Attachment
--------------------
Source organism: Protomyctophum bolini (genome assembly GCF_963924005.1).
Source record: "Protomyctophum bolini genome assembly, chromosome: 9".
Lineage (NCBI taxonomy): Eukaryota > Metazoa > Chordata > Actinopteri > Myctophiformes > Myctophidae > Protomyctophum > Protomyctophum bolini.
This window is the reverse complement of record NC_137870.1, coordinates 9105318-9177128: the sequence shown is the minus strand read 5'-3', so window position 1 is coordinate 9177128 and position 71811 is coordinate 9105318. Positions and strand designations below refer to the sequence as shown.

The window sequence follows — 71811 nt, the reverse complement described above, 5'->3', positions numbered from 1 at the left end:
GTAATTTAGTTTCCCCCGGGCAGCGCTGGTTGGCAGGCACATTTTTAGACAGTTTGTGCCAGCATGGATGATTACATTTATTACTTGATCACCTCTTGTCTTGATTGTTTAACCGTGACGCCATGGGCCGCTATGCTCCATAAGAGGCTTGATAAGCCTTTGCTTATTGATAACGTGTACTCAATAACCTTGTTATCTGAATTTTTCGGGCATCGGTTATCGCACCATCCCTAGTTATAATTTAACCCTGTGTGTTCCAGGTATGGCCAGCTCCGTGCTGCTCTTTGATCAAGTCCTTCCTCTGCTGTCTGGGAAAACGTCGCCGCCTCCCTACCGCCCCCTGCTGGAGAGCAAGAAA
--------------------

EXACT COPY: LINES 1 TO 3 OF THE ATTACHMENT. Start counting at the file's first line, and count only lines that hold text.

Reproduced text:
Source organism: Protomyctophum bolini (genome assembly GCF_963924005.1).
Source record: "Protomyctophum bolini genome assembly, chromosome: 9".
Lineage (NCBI taxonomy): Eukaryota > Metazoa > Chordata > Actinopteri > Myctophiformes > Myctophidae > Protomyctophum > Protomyctophum bolini.